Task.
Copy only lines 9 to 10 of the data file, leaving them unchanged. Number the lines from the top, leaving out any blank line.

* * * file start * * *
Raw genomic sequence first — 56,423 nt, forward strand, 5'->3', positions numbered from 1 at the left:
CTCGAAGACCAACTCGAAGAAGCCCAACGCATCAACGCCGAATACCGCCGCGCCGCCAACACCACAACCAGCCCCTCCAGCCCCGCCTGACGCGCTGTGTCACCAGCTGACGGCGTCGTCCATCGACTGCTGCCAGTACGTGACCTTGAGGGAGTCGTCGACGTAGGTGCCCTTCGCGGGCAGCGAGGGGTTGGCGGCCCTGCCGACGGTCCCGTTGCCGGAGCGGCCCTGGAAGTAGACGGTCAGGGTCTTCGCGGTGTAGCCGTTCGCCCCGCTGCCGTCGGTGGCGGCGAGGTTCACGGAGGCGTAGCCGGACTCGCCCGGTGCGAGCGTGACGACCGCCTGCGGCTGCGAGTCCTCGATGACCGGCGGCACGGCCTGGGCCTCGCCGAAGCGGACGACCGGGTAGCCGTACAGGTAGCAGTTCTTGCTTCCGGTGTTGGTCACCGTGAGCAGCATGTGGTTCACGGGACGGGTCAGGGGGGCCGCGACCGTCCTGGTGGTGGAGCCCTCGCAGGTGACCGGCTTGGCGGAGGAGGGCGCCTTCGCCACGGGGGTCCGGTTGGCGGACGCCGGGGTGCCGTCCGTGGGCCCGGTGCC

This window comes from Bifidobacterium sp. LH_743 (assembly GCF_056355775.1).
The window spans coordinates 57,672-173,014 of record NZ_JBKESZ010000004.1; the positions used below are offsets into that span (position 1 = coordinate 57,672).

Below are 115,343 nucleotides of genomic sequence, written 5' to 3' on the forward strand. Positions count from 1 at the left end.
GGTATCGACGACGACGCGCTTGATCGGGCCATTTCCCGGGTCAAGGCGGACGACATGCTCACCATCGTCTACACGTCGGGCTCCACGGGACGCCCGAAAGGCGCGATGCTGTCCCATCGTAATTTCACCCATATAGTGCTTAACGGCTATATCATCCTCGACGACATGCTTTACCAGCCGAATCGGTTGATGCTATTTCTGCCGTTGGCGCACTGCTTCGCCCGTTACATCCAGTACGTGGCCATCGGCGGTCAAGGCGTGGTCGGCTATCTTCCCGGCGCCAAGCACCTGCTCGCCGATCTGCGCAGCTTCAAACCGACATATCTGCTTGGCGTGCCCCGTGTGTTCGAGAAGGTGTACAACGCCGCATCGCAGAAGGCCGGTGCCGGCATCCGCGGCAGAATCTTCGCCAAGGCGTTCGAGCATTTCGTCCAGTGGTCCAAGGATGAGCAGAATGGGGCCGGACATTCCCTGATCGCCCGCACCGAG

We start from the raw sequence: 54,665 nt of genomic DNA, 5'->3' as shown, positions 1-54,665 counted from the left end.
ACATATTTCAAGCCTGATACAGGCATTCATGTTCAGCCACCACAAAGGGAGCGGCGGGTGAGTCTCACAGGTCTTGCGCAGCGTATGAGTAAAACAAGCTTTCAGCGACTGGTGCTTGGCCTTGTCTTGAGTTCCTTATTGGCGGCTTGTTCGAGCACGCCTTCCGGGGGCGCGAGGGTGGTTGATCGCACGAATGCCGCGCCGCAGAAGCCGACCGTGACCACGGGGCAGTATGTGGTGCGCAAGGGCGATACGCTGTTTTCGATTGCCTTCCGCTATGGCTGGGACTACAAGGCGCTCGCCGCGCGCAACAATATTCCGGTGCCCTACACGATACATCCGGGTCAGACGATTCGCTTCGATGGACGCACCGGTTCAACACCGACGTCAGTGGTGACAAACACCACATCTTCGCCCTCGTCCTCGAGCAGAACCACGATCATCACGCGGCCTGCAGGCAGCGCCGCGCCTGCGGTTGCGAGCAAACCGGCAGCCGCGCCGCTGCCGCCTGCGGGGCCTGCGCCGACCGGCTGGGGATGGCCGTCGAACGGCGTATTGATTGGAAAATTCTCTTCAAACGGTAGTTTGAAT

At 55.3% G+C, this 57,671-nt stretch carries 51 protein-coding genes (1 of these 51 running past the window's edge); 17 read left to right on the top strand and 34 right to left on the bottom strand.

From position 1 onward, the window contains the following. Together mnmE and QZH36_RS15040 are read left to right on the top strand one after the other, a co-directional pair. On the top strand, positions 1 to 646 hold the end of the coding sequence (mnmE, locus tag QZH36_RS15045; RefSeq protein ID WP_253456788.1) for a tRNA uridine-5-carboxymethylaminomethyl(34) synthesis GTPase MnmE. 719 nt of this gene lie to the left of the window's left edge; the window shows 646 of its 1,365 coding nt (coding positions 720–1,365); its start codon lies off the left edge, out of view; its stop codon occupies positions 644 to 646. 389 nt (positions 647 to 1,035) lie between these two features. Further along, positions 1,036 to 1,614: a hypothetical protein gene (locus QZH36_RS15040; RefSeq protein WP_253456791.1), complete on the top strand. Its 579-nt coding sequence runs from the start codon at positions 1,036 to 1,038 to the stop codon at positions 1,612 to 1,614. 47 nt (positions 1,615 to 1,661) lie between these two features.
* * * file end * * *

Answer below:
At 55.3% G+C, this 57,671-nt stretch carries 51 protein-coding genes (1 of these 51 running past the window's edge); 17 read left to right on the top strand and 34 right to left on the bottom strand.

From position 1 onward, the window contains the following. Together mnmE and QZH36_RS15040 are read left to right on the top strand one after the other, a co-directional pair. On the top strand, positions 1 to 646 hold the end of the coding sequence (mnmE, locus tag QZH36_RS15045; RefSeq protein ID WP_253456788.1) for a tRNA uridine-5-carboxymethylaminomethyl(34) synthesis GTPase MnmE. 719 nt of this gene lie to the left of the window's left edge; the window shows 646 of its 1,365 coding nt (coding positions 720–1,365); its start codon lies off the left edge, out of view; its stop codon occupies positions 644 to 646. 389 nt (positions 647 to 1,035) lie between these two features. Further along, positions 1,036 to 1,614: a hypothetical protein gene (locus QZH36_RS15040; RefSeq protein WP_253456791.1), complete on the top strand. Its 579-nt coding sequence runs from the start codon at positions 1,036 to 1,038 to the stop codon at positions 1,612 to 1,614. 47 nt (positions 1,615 to 1,661) lie between these two features.